Netflix, Inc. (NASDAQ:NFLX) has been one of the best performing stocks, not only in the tech sector, but in the broader large-cap category this year. Although it has receded significantly from the $120 (post-split) plus mark it was trading at in early-August, the magnitude of the rise Netflix, Inc. (NASDAQ:NFLX)’s stock has had this year can be gauged by the fact that it is still trading up by 93.65% year-to-date. A lot of those yearly gains were driven by the first quarter numbers declared by the company in April, which led its stock rallying by 57.7% during the second quarter. With those kind of phenomenal gains, it’s not hard to figure out why a lot of investors and analysts are gung-ho about Netflix, Inc. (NASDAQ:NFLX). However, with those kind of gains and its lofty valuation, it’s also easy to see why others are less spirited about the company and its stock now, and when it comes to hedge funds, they appear to be drifting towards the latter category. During the second quarter, the number of hedge funds tracked by Insider Monkey that counted Netflix, Inc. (NASDAQ:NFLX) as one of their holdings increased by three to 50, while the aggregate value of their holdings in the stock mirrored the gains it made during the quarter, being up by almost 60% to nearly $6.15 billion. Let’s take a closer look at what hedge funds really think about the stock in this article.
We track hedge funds and prominent investors because our research has shown that historically their stock picks delivered superior risk-adjusted returns. This is especially true in the small-cap space. The 50 most popular large-cap stocks among hedge funds had a monthly alpha of about six basis points per month between 1999 and 2012; however the 15 most popular small-cap stocks delivered a monthly alpha of 80 basis points during the same period. This means investors would have generated ten percentage points of alpha per year simply by imitating hedge funds’ top 15 small-cap ideas. We have been tracking the performance of these stocks since the end of August 2012 in real time and these stocks beat the market by 60 percentage points (118% return vs. S&P 500’s 57.6% gain) over the last three years (see the details here).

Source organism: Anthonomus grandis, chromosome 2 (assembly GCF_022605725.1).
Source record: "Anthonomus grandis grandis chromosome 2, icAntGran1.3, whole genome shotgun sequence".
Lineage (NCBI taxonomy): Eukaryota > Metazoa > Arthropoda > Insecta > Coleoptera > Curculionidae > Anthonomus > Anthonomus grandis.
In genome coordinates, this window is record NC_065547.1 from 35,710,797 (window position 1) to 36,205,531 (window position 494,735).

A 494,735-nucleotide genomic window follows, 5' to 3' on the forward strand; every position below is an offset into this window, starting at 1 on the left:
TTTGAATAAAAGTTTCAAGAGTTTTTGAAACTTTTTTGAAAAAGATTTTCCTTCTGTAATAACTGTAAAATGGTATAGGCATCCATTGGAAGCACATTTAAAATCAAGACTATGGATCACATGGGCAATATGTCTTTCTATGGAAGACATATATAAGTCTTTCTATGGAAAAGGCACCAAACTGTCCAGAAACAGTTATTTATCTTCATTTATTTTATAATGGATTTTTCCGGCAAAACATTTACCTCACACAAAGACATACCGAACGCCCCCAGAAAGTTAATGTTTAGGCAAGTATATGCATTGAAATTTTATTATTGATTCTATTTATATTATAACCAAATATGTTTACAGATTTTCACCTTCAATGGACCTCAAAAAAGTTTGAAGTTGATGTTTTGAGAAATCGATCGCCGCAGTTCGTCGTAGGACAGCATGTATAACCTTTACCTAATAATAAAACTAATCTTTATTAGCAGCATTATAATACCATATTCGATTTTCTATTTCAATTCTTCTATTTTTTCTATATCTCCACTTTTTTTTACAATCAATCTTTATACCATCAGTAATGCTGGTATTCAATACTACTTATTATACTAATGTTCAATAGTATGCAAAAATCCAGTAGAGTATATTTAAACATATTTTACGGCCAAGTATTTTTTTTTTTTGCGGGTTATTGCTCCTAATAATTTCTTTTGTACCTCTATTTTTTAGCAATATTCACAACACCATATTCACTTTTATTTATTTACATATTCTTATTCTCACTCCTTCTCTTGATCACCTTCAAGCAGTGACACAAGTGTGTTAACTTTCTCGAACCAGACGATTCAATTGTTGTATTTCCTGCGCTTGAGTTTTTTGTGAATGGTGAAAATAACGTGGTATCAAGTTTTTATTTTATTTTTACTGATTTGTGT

The second quarter saw several large hedge funds that previously counted Netflix, Inc. (NASDAQ:NFLX) as one of their largest holdings, either reduce their stake in the company significantly or leave the stock entirely. The most prominent among them was legendary activist investor Carl Icahn‘s Icahn Capital LP, which until the end of the second quarter was the second-largest shareholder of Netflix, Inc. (NASDAQ:NFLX) among the funds we track. Mr. Icahn publicly disclosed via a tweet on June 24 that he had “sold last of our $NFLX today”. Philippe Laffont‘s Coatue Management, which at the end of the first quarter held almost 1.8 million shares of Netflix, Inc. (NASDAQ:NFLX) and was the largest shareholder of the company among the funds tracked by us reduced his stake by 83.7% during the April-June period, to just 286,585 shares. Nothing perhaps explains this change in sentiment of large hedge funds towards Netflix, Inc. (NASDAQ:NFLX) better than what Greenlight Capital‘s David Einhorn wrote about the company in his second quarter letter to his shareholders:
“Practically: NFLX changed its story and pushed its promises into the distant future, with grand hopes for the decade starting in 2020. It transitioned from being a company judged by how much it earns into a company judged by how much it spends. Whether the spending proves successful won’t be known during the investment horizon of most NFLX shareholders. In today’s market, the best performing stocks are companies with exciting stories where accountability is in the distant future.”